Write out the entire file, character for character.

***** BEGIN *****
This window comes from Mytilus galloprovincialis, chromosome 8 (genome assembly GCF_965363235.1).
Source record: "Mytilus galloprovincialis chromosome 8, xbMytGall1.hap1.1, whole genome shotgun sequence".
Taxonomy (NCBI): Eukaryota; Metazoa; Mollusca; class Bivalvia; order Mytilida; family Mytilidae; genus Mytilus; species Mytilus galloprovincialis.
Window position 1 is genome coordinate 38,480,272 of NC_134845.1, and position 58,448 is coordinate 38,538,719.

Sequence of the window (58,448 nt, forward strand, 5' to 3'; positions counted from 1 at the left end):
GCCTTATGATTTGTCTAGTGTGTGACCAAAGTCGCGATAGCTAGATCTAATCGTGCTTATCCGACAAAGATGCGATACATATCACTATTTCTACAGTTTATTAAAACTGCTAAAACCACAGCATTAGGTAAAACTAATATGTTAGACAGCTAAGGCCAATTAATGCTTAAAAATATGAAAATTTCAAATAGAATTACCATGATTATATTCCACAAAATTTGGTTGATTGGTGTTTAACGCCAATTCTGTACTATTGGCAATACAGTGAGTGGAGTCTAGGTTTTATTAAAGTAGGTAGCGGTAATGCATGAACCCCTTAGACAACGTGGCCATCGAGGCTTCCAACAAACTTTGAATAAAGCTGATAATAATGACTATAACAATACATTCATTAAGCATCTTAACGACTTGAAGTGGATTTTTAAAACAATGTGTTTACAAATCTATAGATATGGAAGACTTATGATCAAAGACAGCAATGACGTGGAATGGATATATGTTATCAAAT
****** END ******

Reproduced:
This window comes from Mytilus galloprovincialis, chromosome 8 (genome assembly GCF_965363235.1).
Source record: "Mytilus galloprovincialis chromosome 8, xbMytGall1.hap1.1, whole genome shotgun sequence".
Taxonomy (NCBI): Eukaryota; Metazoa; Mollusca; class Bivalvia; order Mytilida; family Mytilidae; genus Mytilus; species Mytilus galloprovincialis.
Window position 1 is genome coordinate 38,480,272 of NC_134845.1, and position 58,448 is coordinate 38,538,719.

Sequence of the window (58,448 nt, forward strand, 5' to 3'; positions counted from 1 at the left end):
GCCTTATGATTTGTCTAGTGTGTGACCAAAGTCGCGATAGCTAGATCTAATCGTGCTTATCCGACAAAGATGCGATACATATCACTATTTCTACAGTTTATTAAAACTGCTAAAACCACAGCATTAGGTAAAACTAATATGTTAGACAGCTAAGGCCAATTAATGCTTAAAAATATGAAAATTTCAAATAGAATTACCATGATTATATTCCACAAAATTTGGTTGATTGGTGTTTAACGCCAATTCTGTACTATTGGCAATACAGTGAGTGGAGTCTAGGTTTTATTAAAGTAGGTAGCGGTAATGCATGAACCCCTTAGACAACGTGGCCATCGAGGCTTCCAACAAACTTTGAATAAAGCTGATAATAATGACTATAACAATACATTCATTAAGCATCTTAACGACTTGAAGTGGATTTTTAAAACAATGTGTTTACAAATCTATAGATATGGAAGACTTATGATCAAAGACAGCAATGACGTGGAATGGATATATGTTATCAAAT